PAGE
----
Please see page seven for more information on the vocational diploma programme and a diploma programme considered as higher education. After 2008 the college does not offer certificates, as certificates are not part of the higher education system.

The School of Pharmacy offers a 5-year program (Pharmacist) and a 2-year diploma program in the same field. There are also plans to offer a Higher Diploma degree in four different areas.

3./ The System of Education

Until 2006, the higher education sector was managed directly from the Ministry of Education. To coordinate the reform in higher education after the closing of the University of Asmara, the Provisional Committee for the Coordination of Higher Education was established. The committee worked to facilitate and coordinate the activities of the new higher education institutions. After two years (2006–2008) it ended its work and was in 2008 replaced by the NBHE. The last president of the former University of Asmara, Dr. Tadesse Mehari, is today the Executive Director of NBHE. Its mission is to promote higher education in the country, oversee the education being provided by the institutions and the quality of education, oversee the functions of the governing bodies of these institutions, and to manage accreditation of new programs and new institutions. It has three sub-offices to execute and manage the main objectives of the board. These sub-offices are the Bureau of Standards and Evaluation, the Bureau of Higher Education Administration and the Bureau of Administration and Finance.

In 2009 the Bureau of Standards and Evaluation developed a set of guidelines for accreditation of higher education institutions. These guidelines are planned to serve as a basis for quality assurance in higher education institutions in Eritrea. The guidelines are to be used for monitoring and evaluating the quality at both public and private institutions. Accreditation can be given at both institutional level and programme level.

As of October 2012, there are no private institutions accredited as institutions of higher education in Eritrea, but we were informed that a college called SMAP Institute of Education, Training and Consultancy has applied to NBHE for accreditation. SMAP offers certificate- and diploma programmes.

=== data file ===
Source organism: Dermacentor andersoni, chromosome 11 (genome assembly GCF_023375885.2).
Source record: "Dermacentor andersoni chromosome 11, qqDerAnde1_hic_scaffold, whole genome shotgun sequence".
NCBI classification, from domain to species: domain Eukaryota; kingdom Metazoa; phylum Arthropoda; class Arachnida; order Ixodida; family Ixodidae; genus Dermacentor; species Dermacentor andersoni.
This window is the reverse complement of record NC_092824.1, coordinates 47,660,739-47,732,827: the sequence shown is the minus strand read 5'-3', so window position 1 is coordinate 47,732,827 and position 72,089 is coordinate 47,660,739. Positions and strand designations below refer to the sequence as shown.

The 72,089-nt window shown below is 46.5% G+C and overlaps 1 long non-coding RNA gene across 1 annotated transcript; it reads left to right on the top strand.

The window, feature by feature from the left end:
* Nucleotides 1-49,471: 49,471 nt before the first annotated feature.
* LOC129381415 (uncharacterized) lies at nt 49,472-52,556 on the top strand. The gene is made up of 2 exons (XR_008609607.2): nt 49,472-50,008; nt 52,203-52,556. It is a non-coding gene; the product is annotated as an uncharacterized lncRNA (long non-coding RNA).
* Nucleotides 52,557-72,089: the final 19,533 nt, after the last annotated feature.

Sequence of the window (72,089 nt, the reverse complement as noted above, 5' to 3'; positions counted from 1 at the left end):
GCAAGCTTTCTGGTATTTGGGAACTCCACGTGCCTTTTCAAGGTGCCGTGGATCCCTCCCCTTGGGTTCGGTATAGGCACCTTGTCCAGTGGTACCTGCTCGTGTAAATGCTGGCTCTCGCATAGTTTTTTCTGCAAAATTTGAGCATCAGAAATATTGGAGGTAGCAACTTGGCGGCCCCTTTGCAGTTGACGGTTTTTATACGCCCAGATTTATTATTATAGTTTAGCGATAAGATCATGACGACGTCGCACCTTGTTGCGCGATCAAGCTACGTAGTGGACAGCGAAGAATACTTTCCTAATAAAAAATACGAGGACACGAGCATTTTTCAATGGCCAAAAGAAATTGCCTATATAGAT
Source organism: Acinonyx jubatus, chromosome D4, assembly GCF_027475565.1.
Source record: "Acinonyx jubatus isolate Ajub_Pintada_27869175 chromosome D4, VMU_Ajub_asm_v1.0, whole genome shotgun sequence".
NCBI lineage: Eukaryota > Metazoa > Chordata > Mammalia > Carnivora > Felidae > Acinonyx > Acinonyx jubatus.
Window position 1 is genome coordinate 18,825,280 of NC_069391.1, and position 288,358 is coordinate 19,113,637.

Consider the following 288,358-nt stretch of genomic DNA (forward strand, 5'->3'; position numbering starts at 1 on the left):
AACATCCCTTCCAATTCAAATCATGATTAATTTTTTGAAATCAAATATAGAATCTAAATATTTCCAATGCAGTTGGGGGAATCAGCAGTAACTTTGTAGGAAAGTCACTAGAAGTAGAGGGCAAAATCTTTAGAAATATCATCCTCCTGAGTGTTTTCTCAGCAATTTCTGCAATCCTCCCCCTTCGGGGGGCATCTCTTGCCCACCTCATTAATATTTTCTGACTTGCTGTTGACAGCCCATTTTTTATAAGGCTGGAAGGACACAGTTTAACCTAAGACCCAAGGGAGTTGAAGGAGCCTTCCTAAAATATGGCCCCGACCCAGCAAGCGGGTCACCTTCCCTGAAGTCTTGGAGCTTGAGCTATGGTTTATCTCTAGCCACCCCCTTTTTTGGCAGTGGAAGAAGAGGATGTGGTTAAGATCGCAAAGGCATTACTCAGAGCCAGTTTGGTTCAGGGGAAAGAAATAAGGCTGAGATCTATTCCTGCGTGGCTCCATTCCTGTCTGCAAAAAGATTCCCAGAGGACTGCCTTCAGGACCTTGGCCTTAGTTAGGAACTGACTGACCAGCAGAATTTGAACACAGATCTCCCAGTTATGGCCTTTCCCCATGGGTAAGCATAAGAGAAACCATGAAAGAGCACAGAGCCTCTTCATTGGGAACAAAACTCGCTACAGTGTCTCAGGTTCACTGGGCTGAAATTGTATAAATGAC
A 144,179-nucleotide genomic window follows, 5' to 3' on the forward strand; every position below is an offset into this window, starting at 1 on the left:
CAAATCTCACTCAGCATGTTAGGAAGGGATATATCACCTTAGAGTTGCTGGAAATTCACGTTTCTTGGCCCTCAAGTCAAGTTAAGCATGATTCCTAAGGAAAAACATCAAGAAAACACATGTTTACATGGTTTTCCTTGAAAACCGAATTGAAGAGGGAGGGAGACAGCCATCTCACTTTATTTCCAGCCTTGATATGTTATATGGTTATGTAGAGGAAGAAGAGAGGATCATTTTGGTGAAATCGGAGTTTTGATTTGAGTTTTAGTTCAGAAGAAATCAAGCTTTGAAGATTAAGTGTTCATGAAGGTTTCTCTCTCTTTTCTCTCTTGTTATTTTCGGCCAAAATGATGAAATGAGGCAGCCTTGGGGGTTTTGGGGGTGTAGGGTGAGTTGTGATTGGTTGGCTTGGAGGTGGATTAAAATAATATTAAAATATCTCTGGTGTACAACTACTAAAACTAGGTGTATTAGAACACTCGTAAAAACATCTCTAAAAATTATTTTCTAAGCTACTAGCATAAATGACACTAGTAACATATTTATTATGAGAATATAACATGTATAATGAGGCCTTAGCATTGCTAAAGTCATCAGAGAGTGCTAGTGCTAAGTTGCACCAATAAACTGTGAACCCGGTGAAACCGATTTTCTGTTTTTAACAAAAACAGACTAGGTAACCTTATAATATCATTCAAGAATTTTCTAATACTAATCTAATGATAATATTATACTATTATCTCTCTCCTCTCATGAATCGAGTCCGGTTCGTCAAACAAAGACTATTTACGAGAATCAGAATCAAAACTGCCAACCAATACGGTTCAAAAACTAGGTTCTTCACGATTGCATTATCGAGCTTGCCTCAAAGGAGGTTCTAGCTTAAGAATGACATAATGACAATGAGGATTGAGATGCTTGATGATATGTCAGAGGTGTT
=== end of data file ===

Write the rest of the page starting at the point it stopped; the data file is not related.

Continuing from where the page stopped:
The NBHE strives to promote the new higher education institutions as centers of excellence according to their guidelines. However, in our meetings they expressed some concerns about the quality of education, as they now have less “control” of the education being provided, as higher education in Eritrea has been decentralised and is not only offered in Asmara. With more students in higher education and programs being offered in different parts of the country, it is regarded as more difficult to follow up the quality of teaching and the curriculum, according to NBHE. The institutions we visited, the Eritrean Institute of Technology and the College of Health Science, were of the opinion that the quality of education was being maintained, even though they were facing challenges with the increased number of students. The lack of teaching staff was mentioned as the main problem. In our meeting we were informed that the government has solved this problem by “importing” teachers, mainly from India. In 2012, 35-50 % of the teaching staff came from abroad. This is supposed to be a temporary solution, as the government has plans in progress to educate national staff, both locally and on different exchange programs in India, China, the US and Germany, to name a few countries.

Nevertheless, this will take time, due to the political situation in the country, many of the nationals joining these educational programs abroad never return. Eritrea currently has a diaspora of about 1.5 million. The students in higher education pay no tuition fee. All expenses for housing and food are covered by the government, and most students live in dorms on the university campus. Books can be borrowed at the university library.

4./ Programmes and Degrees

2.4.1 Diplomas 

A diploma program offered by any higher education institution in Eritrea is to be considered as higher education. These diploma programmes are 2- and 3-year programs, depending on the subject. Most diploma programmes offered by higher education institutions can be incorporated in a bachelor degree when the total amount of credits for the subjects corresponds. Most commonly this is done within the same subject area. For holders of a diploma education, it takes 2–2½ years to complete an ordinary 4-year bachelor´s degree.

2.4.2 Bachelor Degrees

Most bachelor degree programmes have a normative length of 4-years. The exceptions are few, but one should mention engineering, law and pharmacy, which are all 5-year programmes. Also, the 6-year bachelor of medicine is important to include. Until recently, general medicine was not offered in Eritrea at all. All doctors had to be educated abroad. However, the Orotta School of Medicine andDental Medicine has been able to offer a 6-year bachelor of medicine the last couple of years.

A 4-year Bachelor degree is usually 130 – 150 credits in total.

Both diplomas and bachelor degrees are offered as extension programmes. These are usually part-time programmes taken as evening classes. The normative length of a 4-year bachelor degree is seven years on an extension programme.

2.4.3 Master Degrees